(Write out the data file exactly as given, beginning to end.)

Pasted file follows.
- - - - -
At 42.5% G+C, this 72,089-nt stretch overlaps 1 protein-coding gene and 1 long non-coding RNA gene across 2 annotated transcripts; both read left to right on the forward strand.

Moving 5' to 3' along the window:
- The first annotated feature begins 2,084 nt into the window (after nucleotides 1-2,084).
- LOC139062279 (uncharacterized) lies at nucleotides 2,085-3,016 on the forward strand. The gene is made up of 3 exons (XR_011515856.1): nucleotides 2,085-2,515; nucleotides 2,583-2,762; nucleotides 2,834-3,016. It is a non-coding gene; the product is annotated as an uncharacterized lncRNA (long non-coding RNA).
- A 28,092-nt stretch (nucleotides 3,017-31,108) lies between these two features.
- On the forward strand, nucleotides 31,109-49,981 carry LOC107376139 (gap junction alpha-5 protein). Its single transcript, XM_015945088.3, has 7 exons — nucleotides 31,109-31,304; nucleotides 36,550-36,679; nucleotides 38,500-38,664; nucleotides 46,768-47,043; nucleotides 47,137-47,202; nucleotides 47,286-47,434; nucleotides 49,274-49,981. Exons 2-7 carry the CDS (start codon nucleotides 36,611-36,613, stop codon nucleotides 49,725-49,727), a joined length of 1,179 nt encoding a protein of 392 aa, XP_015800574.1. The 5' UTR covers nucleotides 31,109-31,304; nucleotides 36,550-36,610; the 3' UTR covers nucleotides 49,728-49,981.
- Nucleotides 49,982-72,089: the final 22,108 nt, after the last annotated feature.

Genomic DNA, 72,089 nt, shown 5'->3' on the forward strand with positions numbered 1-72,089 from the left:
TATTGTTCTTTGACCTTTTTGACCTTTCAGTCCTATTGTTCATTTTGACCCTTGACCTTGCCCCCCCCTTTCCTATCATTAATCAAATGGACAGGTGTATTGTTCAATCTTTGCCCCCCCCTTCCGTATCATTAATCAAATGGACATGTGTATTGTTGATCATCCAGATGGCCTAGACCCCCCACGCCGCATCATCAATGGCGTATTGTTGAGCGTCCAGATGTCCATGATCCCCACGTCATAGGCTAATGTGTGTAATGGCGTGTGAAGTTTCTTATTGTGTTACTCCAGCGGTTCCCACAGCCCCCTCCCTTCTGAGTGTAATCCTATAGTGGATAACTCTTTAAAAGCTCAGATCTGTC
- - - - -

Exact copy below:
At 42.5% G+C, this 72,089-nt stretch overlaps 1 protein-coding gene and 1 long non-coding RNA gene across 2 annotated transcripts; both read left to right on the forward strand.

Moving 5' to 3' along the window:
- The first annotated feature begins 2,084 nt into the window (after nucleotides 1-2,084).
- LOC139062279 (uncharacterized) lies at nucleotides 2,085-3,016 on the forward strand. The gene is made up of 3 exons (XR_011515856.1): nucleotides 2,085-2,515; nucleotides 2,583-2,762; nucleotides 2,834-3,016. It is a non-coding gene; the product is annotated as an uncharacterized lncRNA (long non-coding RNA).
- A 28,092-nt stretch (nucleotides 3,017-31,108) lies between these two features.
- On the forward strand, nucleotides 31,109-49,981 carry LOC107376139 (gap junction alpha-5 protein). Its single transcript, XM_015945088.3, has 7 exons — nucleotides 31,109-31,304; nucleotides 36,550-36,679; nucleotides 38,500-38,664; nucleotides 46,768-47,043; nucleotides 47,137-47,202; nucleotides 47,286-47,434; nucleotides 49,274-49,981. Exons 2-7 carry the CDS (start codon nucleotides 36,611-36,613, stop codon nucleotides 49,725-49,727), a joined length of 1,179 nt encoding a protein of 392 aa, XP_015800574.1. The 5' UTR covers nucleotides 31,109-31,304; nucleotides 36,550-36,610; the 3' UTR covers nucleotides 49,728-49,981.
- Nucleotides 49,982-72,089: the final 22,108 nt, after the last annotated feature.

Genomic DNA, 72,089 nt, shown 5'->3' on the forward strand with positions numbered 1-72,089 from the left:
TATTGTTCTTTGACCTTTTTGACCTTTCAGTCCTATTGTTCATTTTGACCCTTGACCTTGCCCCCCCCTTTCCTATCATTAATCAAATGGACAGGTGTATTGTTCAATCTTTGCCCCCCCCTTCCGTATCATTAATCAAATGGACATGTGTATTGTTGATCATCCAGATGGCCTAGACCCCCCACGCCGCATCATCAATGGCGTATTGTTGAGCGTCCAGATGTCCATGATCCCCACGTCATAGGCTAATGTGTGTAATGGCGTGTGAAGTTTCTTATTGTGTTACTCCAGCGGTTCCCACAGCCCCCTCCCTTCTGAGTGTAATCCTATAGTGGATAACTCTTTAAAAGCTCAGATCTGTC